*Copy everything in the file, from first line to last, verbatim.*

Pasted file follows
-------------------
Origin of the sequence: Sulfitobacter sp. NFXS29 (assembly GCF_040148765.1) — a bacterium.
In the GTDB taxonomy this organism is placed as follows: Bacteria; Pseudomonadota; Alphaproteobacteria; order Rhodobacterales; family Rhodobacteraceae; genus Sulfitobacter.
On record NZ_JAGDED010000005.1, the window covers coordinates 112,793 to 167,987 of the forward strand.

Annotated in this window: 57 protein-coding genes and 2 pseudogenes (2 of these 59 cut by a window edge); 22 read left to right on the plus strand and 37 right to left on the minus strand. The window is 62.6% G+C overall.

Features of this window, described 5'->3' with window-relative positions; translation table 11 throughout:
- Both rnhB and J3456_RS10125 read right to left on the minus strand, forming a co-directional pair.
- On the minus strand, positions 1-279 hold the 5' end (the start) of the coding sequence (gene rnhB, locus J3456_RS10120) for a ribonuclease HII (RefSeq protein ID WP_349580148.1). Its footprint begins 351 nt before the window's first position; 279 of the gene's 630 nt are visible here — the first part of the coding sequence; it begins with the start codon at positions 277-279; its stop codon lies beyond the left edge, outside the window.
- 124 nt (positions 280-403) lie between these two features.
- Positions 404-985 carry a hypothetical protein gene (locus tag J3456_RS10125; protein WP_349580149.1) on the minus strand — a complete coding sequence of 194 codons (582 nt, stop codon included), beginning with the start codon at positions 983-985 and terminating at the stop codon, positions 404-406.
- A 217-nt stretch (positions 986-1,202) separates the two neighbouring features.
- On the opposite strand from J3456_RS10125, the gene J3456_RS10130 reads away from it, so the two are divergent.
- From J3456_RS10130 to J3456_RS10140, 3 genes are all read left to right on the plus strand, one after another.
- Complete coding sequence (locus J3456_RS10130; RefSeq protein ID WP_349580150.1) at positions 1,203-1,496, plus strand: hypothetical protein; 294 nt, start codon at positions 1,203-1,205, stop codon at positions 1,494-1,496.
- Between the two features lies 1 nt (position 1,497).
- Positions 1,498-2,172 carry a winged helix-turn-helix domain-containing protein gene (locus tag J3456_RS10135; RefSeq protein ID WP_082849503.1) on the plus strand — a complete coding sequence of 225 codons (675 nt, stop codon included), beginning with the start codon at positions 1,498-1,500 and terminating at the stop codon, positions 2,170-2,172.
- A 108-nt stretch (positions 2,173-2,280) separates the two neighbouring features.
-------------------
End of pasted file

Origin of the sequence: Sulfitobacter sp. NFXS29 (assembly GCF_040148765.1) — a bacterium.
In the GTDB taxonomy this organism is placed as follows: Bacteria; Pseudomonadota; Alphaproteobacteria; order Rhodobacterales; family Rhodobacteraceae; genus Sulfitobacter.
On record NZ_JAGDED010000005.1, the window covers coordinates 112,793 to 167,987 of the forward strand.

Annotated in this window: 57 protein-coding genes and 2 pseudogenes (2 of these 59 cut by a window edge); 22 read left to right on the plus strand and 37 right to left on the minus strand. The window is 62.6% G+C overall.

Features of this window, described 5'->3' with window-relative positions; translation table 11 throughout:
- Both rnhB and J3456_RS10125 read right to left on the minus strand, forming a co-directional pair.
- On the minus strand, positions 1-279 hold the 5' end (the start) of the coding sequence (gene rnhB, locus J3456_RS10120) for a ribonuclease HII (RefSeq protein ID WP_349580148.1). Its footprint begins 351 nt before the window's first position; 279 of the gene's 630 nt are visible here — the first part of the coding sequence; it begins with the start codon at positions 277-279; its stop codon lies beyond the left edge, outside the window.
- 124 nt (positions 280-403) lie between these two features.
- Positions 404-985 carry a hypothetical protein gene (locus tag J3456_RS10125; protein WP_349580149.1) on the minus strand — a complete coding sequence of 194 codons (582 nt, stop codon included), beginning with the start codon at positions 983-985 and terminating at the stop codon, positions 404-406.
- A 217-nt stretch (positions 986-1,202) separates the two neighbouring features.
- On the opposite strand from J3456_RS10125, the gene J3456_RS10130 reads away from it, so the two are divergent.
- From J3456_RS10130 to J3456_RS10140, 3 genes are all read left to right on the plus strand, one after another.
- Complete coding sequence (locus J3456_RS10130; RefSeq protein ID WP_349580150.1) at positions 1,203-1,496, plus strand: hypothetical protein; 294 nt, start codon at positions 1,203-1,205, stop codon at positions 1,494-1,496.
- Between the two features lies 1 nt (position 1,497).
- Positions 1,498-2,172 carry a winged helix-turn-helix domain-containing protein gene (locus tag J3456_RS10135; RefSeq protein ID WP_082849503.1) on the plus strand — a complete coding sequence of 225 codons (675 nt, stop codon included), beginning with the start codon at positions 1,498-1,500 and terminating at the stop codon, positions 2,170-2,172.
- A 108-nt stretch (positions 2,173-2,280) separates the two neighbouring features.